To begin the project the Gaudi House was constructed as a model home for this new Park Güell development. The house was not designed by Gaudi but designed by Francesc Berenguer in 1904, a close friend and right-hand man to the architect. The Guell family lived in this house first then sold it to Gaudi who lived in this house from 1906 to 1925. It was in this house, known as Torre Rosa, where Gaudi spent 20 years of his life before moving into the Sagrada Familia. It was in this house that he devoted his time on the work of the building of the Sagrada Familia.

The house is now a museum that shows examples of Gaudi’s private life and personal tastes. The furniture, with its clean lines, reminded me of the functional designs of Frank Lloyd Wright with Gaudi’s own added touch of nature bringing the outdoors in, a man after my own heart. I enjoyed the view from his large window overlooking Barcelona, his connection with the outdoors while working inside. The park opened to the public in 1926 after the completion of only two show houses. In 1984, UNESCO declared the park a World Heritage Site.

When you enter the park from the Porter’s Lodge you can immediately see the integration of nature in form and style. Gaudi admired the structural efficiency in nature “…neither are trees prismatic, nor bones cylindrical, nor leaves triangular.” Gaudi’s artful designs were an invitation to both play with and be connected to all forms of nature.

I was eager to photograph the famous salamander on the grand stairway. The salamander is covered in brightly colored ‘Trencadis’, a mosaic of broken ceramic pieces invented by Gaudi, which became a popular design technique throughout Park Guell as well as his other works. The salamander was encumbered by tourists and the unusual Hypostyle Market above the stairs was covered in scaffolding so poor photo ops for me.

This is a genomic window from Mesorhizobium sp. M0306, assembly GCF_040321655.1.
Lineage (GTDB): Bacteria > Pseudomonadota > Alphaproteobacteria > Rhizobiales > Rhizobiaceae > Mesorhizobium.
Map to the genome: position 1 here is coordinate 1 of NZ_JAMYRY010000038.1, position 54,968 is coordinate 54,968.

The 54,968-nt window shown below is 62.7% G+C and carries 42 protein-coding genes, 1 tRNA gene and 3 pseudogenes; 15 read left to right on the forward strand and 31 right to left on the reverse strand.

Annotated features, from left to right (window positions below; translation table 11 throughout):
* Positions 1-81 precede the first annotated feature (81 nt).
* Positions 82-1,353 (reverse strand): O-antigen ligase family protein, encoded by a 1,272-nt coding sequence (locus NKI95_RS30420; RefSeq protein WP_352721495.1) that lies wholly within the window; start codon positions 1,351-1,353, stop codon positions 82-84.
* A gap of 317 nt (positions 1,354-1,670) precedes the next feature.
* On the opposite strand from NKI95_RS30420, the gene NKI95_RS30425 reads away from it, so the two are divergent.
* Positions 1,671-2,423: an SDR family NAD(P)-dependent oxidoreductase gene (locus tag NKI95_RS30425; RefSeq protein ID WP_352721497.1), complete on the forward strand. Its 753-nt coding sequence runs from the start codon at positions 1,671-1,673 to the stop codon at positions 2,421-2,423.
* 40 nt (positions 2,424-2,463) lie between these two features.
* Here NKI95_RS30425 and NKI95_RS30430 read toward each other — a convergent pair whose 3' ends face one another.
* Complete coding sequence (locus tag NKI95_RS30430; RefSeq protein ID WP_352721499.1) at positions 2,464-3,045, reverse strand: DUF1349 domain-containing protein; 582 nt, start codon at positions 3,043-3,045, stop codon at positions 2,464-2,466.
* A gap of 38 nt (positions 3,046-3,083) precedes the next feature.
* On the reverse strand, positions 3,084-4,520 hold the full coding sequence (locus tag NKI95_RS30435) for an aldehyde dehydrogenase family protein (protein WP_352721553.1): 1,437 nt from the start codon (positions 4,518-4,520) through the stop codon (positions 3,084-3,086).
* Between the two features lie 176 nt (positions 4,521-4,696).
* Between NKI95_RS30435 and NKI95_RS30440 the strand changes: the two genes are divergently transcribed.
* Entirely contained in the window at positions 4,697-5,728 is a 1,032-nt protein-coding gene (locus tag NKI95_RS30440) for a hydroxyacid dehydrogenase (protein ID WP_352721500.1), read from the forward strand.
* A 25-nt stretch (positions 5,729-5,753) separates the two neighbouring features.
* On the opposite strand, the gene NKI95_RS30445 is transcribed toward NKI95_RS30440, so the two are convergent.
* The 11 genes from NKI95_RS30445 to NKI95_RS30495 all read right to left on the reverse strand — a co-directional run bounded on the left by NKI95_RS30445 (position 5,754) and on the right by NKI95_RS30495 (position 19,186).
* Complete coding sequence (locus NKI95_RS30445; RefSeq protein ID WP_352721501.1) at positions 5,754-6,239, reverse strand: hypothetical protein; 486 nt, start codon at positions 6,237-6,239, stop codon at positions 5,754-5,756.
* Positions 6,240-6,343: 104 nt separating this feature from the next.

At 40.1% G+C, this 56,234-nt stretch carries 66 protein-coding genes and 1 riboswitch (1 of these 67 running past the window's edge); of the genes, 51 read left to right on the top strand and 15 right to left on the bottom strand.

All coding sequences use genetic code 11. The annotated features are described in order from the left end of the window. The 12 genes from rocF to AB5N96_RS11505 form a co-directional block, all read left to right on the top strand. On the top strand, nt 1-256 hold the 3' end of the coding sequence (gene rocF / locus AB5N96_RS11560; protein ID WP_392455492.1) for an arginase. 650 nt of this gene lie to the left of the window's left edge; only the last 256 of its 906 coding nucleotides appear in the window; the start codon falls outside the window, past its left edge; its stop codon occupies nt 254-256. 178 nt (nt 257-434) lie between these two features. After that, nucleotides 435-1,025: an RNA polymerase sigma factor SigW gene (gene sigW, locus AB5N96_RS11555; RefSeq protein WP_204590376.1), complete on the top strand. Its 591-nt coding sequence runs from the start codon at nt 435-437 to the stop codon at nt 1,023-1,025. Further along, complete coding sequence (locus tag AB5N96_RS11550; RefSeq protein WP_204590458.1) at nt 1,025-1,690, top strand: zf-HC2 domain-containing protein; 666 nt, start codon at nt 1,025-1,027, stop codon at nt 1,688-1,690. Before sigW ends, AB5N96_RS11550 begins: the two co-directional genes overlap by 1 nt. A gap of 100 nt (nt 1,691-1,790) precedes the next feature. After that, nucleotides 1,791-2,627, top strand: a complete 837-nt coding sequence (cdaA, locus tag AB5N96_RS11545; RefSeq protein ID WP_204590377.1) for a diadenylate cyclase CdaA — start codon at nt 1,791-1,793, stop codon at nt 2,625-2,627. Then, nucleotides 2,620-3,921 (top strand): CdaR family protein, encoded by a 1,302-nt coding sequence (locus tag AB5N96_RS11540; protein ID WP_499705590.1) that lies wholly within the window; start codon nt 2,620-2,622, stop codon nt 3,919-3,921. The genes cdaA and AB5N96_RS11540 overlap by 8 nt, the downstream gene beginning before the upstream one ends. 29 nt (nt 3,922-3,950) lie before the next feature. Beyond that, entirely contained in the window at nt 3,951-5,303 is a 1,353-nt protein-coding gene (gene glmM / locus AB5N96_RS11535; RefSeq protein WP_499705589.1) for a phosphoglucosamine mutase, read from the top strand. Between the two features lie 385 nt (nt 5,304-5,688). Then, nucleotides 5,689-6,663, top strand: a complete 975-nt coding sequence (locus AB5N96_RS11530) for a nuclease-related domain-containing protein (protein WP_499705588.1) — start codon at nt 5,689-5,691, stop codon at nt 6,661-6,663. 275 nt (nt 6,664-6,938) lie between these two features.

Fortunately as the day wore on the sun came out to take some of the chill out of the air and make the photography less gloomy, but that increased the number of people blocking the best views and photo ops. Encouraged by the warmth of the sun, we wandered through the gardens and wooded paths and climbed until we reached the Nature Plaza built on top of the Hypostyle Market. Dave took a seat on the long undulating stone bench that surrounds the square. This encompassing bench acts like a protective fence to the ground below. I tried to shoulder my way through the 50 or so people to photograph the hazy view of Barcelona, and with a little patience, I got my shots.

With the sun out in full force I began to photograph Gaudi’s spirit in technicolor as it was now, sparkling in the sun, most evident everywhere you looked. Gaudi made nature come to life in his own imagination and let us, as viewers, enter his mind of wondrous imagination. If you go, try to make certain it is sunny because when it’s overcast, the magic disappears.

When I return to Barcelona (and I hope I do) I plan to revisit this park, walking the paths, looking for parrots, eagles and hummingbird hawk moths while spending time absorbing the urban forest in the free zone (most of the park is free of charge, you only have to pay for the main exhibits).

We were tired so we looked for a taxi, which was not easy since there is no central “hub” for taxis, but eventually we found one, climbed in and headed back to Barri Gotic and Sagardi Tapas for dinner. Nothing like good food, friendly people and a good wine to warm you up! After dinner I stopped at Teresa’s, a small organic take out place across the street from our apartment for an organic drink and a delicious chocolate almond vegan dessert to go. Great idea!